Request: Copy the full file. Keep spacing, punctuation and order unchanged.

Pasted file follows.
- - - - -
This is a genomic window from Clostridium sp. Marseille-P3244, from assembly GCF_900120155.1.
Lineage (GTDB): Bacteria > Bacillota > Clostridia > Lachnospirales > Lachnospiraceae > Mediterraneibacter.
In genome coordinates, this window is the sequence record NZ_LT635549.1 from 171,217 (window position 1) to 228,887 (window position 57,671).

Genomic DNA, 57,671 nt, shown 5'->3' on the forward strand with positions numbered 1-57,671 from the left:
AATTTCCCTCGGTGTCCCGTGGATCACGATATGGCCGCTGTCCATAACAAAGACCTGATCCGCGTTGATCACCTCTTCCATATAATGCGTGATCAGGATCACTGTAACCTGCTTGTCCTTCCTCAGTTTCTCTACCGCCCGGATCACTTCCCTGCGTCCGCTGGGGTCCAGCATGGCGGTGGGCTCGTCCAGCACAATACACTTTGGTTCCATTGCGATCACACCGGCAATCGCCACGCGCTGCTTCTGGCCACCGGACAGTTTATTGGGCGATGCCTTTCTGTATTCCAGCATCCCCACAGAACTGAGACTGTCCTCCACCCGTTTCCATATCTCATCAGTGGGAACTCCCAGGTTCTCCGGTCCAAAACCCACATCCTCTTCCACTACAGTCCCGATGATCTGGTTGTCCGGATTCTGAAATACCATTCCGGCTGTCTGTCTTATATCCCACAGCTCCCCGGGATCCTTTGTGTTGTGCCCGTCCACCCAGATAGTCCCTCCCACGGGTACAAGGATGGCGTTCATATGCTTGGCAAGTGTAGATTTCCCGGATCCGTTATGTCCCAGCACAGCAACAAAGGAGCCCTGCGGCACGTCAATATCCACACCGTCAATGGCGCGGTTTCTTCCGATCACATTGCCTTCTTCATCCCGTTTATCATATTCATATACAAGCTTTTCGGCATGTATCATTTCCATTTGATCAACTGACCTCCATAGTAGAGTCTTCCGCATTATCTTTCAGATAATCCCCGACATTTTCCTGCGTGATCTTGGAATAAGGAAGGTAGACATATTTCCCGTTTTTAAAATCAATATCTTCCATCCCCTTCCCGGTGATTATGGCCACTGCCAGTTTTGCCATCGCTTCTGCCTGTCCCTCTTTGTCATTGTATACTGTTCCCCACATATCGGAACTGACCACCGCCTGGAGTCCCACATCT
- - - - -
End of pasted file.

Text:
This is a genomic window from Clostridium sp. Marseille-P3244, from assembly GCF_900120155.1.
Lineage (GTDB): Bacteria > Bacillota > Clostridia > Lachnospirales > Lachnospiraceae > Mediterraneibacter.
In genome coordinates, this window is the sequence record NZ_LT635549.1 from 171,217 (window position 1) to 228,887 (window position 57,671).

Genomic DNA, 57,671 nt, shown 5'->3' on the forward strand with positions numbered 1-57,671 from the left:
AATTTCCCTCGGTGTCCCGTGGATCACGATATGGCCGCTGTCCATAACAAAGACCTGATCCGCGTTGATCACCTCTTCCATATAATGCGTGATCAGGATCACTGTAACCTGCTTGTCCTTCCTCAGTTTCTCTACCGCCCGGATCACTTCCCTGCGTCCGCTGGGGTCCAGCATGGCGGTGGGCTCGTCCAGCACAATACACTTTGGTTCCATTGCGATCACACCGGCAATCGCCACGCGCTGCTTCTGGCCACCGGACAGTTTATTGGGCGATGCCTTTCTGTATTCCAGCATCCCCACAGAACTGAGACTGTCCTCCACCCGTTTCCATATCTCATCAGTGGGAACTCCCAGGTTCTCCGGTCCAAAACCCACATCCTCTTCCACTACAGTCCCGATGATCTGGTTGTCCGGATTCTGAAATACCATTCCGGCTGTCTGTCTTATATCCCACAGCTCCCCGGGATCCTTTGTGTTGTGCCCGTCCACCCAGATAGTCCCTCCCACGGGTACAAGGATGGCGTTCATATGCTTGGCAAGTGTAGATTTCCCGGATCCGTTATGTCCCAGCACAGCAACAAAGGAGCCCTGCGGCACGTCAATATCCACACCGTCAATGGCGCGGTTTCTTCCGATCACATTGCCTTCTTCATCCCGTTTATCATATTCATATACAAGCTTTTCGGCATGTATCATTTCCATTTGATCAACTGACCTCCATAGTAGAGTCTTCCGCATTATCTTTCAGATAATCCCCGACATTTTCCTGCGTGATCTTGGAATAAGGAAGGTAGACATATTTCCCGTTTTTAAAATCAATATCTTCCATCCCCTTCCCGGTGATTATGGCCACTGCCAGTTTTGCCATCGCTTCTGCCTGTCCCTCTTTGTCATTGTATACTGTTCCCCACATATCGGAACTGACCACCGCCTGGAGTCCCACATCT